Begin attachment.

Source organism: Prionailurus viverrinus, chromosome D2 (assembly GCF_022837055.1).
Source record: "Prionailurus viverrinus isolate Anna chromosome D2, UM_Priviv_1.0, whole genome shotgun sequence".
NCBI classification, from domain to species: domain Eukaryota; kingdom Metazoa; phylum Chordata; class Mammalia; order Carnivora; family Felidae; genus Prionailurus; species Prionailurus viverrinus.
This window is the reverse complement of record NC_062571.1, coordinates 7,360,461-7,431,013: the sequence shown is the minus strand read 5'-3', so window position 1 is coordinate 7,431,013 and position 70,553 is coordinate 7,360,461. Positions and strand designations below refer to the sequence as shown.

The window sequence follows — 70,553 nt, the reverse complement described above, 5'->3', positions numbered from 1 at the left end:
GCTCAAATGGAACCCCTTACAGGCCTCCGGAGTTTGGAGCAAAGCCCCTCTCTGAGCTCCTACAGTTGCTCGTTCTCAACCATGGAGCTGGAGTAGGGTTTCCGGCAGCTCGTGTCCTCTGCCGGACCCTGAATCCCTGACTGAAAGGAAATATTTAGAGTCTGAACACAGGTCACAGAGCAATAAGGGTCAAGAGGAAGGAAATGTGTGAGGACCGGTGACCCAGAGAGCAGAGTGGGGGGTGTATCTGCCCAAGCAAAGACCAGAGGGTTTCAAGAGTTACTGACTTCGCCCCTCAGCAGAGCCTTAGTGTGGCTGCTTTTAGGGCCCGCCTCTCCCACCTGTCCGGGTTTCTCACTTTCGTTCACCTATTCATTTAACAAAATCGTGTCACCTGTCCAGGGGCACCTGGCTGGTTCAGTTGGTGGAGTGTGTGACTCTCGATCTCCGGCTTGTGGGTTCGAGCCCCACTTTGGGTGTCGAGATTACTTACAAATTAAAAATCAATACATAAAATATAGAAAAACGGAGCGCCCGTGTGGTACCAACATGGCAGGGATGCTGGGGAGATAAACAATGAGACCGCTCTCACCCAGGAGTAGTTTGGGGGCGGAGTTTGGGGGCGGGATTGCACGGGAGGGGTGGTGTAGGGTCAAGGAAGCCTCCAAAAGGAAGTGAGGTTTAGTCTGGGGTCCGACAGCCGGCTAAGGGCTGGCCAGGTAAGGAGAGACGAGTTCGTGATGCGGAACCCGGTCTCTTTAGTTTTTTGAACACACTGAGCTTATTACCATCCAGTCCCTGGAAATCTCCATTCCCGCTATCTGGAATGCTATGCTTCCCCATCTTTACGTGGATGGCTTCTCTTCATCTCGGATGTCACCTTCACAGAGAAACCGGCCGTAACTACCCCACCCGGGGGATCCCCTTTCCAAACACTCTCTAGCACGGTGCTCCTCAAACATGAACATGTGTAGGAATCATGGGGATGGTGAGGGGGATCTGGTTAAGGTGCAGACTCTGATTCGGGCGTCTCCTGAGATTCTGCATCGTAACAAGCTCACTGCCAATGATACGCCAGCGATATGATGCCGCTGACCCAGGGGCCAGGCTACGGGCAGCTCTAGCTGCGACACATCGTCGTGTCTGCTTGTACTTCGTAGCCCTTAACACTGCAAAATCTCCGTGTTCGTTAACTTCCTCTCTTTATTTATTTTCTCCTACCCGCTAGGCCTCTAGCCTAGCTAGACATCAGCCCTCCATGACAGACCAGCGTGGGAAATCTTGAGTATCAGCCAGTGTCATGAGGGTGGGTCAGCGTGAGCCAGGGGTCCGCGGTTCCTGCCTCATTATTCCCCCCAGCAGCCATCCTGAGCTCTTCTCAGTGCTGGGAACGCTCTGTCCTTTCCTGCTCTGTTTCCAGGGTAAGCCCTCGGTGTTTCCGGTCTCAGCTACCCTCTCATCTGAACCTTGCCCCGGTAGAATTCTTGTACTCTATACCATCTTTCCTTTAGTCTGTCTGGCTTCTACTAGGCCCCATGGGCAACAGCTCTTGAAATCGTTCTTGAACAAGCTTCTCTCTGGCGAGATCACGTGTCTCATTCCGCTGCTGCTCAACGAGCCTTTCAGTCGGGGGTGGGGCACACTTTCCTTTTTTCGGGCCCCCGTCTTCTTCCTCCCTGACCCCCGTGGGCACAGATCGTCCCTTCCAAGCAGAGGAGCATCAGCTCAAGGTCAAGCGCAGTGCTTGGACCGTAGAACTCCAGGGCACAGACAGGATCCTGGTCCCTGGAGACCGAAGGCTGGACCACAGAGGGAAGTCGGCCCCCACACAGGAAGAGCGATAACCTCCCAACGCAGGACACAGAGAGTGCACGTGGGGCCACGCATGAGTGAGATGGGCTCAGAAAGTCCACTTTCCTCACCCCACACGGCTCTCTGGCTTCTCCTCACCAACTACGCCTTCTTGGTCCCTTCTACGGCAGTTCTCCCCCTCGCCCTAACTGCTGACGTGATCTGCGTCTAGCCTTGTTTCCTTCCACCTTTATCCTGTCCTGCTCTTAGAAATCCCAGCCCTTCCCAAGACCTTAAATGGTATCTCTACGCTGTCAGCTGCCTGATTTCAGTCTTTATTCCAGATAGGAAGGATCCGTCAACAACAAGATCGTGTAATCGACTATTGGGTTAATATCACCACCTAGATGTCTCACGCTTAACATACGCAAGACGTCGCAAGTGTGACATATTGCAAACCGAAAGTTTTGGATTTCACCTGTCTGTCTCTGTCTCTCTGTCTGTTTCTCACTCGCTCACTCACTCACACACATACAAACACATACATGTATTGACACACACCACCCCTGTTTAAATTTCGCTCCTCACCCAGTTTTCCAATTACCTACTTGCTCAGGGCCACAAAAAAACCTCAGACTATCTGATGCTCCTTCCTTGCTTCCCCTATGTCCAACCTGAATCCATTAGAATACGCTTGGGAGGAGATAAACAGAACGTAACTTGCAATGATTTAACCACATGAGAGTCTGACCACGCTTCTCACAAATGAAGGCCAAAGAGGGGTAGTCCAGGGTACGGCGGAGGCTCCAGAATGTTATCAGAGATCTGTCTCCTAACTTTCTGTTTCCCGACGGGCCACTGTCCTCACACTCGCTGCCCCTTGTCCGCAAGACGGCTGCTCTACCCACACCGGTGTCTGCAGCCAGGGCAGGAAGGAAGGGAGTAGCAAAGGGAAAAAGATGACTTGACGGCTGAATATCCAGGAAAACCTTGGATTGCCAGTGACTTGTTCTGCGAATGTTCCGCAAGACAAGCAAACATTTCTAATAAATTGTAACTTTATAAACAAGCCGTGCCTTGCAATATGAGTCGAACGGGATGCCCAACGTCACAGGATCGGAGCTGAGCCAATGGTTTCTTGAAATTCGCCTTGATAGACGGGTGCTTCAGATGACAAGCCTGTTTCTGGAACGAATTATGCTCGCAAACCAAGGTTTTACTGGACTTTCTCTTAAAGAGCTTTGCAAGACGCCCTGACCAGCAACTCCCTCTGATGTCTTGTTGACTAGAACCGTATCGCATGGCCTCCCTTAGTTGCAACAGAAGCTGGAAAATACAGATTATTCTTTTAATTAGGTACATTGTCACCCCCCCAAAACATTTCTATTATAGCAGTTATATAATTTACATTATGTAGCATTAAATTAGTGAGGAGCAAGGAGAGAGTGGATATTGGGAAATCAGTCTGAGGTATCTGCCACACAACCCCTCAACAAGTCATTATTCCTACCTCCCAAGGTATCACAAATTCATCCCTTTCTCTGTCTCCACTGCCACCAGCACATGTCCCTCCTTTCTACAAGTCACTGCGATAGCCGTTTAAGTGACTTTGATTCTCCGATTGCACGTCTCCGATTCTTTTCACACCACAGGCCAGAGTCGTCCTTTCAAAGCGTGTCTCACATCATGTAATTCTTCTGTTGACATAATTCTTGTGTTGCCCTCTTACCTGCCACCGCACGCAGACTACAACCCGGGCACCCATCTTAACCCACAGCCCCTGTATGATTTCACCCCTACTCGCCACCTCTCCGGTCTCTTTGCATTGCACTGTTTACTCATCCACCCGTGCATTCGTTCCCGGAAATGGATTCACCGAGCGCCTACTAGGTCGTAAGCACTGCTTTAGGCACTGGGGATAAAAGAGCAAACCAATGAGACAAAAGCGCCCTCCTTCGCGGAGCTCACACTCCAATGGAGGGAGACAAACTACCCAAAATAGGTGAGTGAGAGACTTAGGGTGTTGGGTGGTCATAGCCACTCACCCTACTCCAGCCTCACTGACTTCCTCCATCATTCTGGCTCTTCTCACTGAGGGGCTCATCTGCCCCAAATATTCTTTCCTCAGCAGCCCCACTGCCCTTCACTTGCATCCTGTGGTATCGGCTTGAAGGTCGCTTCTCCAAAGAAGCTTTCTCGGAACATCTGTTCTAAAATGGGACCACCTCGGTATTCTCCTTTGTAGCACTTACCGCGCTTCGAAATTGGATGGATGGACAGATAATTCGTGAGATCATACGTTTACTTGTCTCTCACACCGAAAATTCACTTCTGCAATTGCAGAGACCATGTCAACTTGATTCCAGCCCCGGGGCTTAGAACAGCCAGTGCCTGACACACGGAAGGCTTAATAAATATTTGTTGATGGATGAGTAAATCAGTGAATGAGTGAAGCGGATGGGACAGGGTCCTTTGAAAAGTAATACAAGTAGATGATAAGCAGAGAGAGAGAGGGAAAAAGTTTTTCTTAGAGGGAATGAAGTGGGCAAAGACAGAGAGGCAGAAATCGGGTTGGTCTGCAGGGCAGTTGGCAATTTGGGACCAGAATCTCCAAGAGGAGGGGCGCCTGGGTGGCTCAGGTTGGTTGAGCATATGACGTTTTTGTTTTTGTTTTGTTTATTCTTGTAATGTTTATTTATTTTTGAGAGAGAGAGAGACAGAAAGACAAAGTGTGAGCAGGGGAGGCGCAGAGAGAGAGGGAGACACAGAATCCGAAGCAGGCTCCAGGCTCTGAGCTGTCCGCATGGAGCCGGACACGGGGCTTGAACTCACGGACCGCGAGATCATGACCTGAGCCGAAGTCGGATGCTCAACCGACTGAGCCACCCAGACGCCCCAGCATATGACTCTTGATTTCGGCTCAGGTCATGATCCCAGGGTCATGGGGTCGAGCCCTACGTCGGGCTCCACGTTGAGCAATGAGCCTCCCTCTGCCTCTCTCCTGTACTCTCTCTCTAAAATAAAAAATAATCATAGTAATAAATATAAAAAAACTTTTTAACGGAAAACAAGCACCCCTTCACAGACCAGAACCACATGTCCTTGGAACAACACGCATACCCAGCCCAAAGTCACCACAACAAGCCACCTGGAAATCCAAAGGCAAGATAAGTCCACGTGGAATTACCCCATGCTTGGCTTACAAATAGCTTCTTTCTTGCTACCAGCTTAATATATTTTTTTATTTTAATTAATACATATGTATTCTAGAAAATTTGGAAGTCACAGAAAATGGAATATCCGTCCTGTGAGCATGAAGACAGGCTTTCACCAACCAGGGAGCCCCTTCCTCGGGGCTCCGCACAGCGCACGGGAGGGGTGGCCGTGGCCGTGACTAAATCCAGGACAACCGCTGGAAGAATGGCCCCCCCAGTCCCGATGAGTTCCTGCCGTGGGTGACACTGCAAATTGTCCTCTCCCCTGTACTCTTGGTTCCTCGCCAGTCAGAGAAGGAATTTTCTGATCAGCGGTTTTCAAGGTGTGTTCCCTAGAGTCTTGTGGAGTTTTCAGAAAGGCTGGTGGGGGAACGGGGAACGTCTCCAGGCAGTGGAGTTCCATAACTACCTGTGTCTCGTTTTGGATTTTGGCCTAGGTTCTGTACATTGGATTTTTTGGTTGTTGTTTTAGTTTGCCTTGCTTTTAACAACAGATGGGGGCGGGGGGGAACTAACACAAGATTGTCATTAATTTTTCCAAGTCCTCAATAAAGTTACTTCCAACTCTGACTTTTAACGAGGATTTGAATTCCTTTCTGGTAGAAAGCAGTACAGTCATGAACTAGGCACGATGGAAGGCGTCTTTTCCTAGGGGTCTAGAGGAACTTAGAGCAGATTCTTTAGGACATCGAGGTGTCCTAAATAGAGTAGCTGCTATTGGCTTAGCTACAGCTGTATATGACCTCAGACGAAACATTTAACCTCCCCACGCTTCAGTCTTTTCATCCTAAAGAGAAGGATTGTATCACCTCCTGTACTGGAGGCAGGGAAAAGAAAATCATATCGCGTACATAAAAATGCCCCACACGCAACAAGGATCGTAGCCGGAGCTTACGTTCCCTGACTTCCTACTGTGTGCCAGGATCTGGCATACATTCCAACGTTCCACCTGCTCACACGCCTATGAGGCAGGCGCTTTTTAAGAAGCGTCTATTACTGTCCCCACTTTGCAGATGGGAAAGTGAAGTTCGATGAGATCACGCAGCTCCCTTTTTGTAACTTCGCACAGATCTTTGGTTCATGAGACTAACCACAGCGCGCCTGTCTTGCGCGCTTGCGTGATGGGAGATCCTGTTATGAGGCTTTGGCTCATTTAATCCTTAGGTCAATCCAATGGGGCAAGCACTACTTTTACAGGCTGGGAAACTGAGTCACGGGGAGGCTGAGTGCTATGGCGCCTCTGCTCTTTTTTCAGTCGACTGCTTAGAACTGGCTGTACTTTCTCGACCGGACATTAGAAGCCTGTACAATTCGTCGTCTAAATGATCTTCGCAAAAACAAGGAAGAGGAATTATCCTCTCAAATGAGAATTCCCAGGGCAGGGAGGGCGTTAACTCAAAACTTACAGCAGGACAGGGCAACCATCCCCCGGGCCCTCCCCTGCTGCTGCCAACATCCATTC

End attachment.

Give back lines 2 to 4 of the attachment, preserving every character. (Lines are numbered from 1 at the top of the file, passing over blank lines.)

Source record: "Prionailurus viverrinus isolate Anna chromosome D2, UM_Priviv_1.0, whole genome shotgun sequence".
NCBI classification, from domain to species: domain Eukaryota; kingdom Metazoa; phylum Chordata; class Mammalia; order Carnivora; family Felidae; genus Prionailurus; species Prionailurus viverrinus.
This window is the reverse complement of record NC_062571.1, coordinates 7,360,461-7,431,013: the sequence shown is the minus strand read 5'-3', so window position 1 is coordinate 7,431,013 and position 70,553 is coordinate 7,360,461. Positions and strand designations below refer to the sequence as shown.